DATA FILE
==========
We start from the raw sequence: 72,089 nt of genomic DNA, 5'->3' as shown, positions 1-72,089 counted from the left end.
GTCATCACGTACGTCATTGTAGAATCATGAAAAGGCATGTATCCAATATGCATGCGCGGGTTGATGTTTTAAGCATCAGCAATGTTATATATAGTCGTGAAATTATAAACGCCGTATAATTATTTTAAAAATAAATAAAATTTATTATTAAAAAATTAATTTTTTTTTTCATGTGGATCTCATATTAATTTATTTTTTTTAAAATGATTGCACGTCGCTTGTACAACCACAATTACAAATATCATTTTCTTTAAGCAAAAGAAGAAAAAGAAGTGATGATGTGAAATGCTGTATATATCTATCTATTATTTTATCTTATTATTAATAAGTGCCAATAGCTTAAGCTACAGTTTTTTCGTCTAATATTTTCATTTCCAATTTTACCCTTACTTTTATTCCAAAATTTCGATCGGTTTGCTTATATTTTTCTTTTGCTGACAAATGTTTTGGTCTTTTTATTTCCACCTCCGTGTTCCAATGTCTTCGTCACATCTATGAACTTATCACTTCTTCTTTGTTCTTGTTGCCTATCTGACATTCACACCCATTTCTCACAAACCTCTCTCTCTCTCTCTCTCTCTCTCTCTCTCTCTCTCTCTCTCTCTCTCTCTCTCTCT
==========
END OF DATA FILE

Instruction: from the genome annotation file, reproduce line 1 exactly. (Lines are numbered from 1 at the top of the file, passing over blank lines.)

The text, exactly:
We start from the raw sequence: 72,089 nt of genomic DNA, 5'->3' as shown, positions 1-72,089 counted from the left end.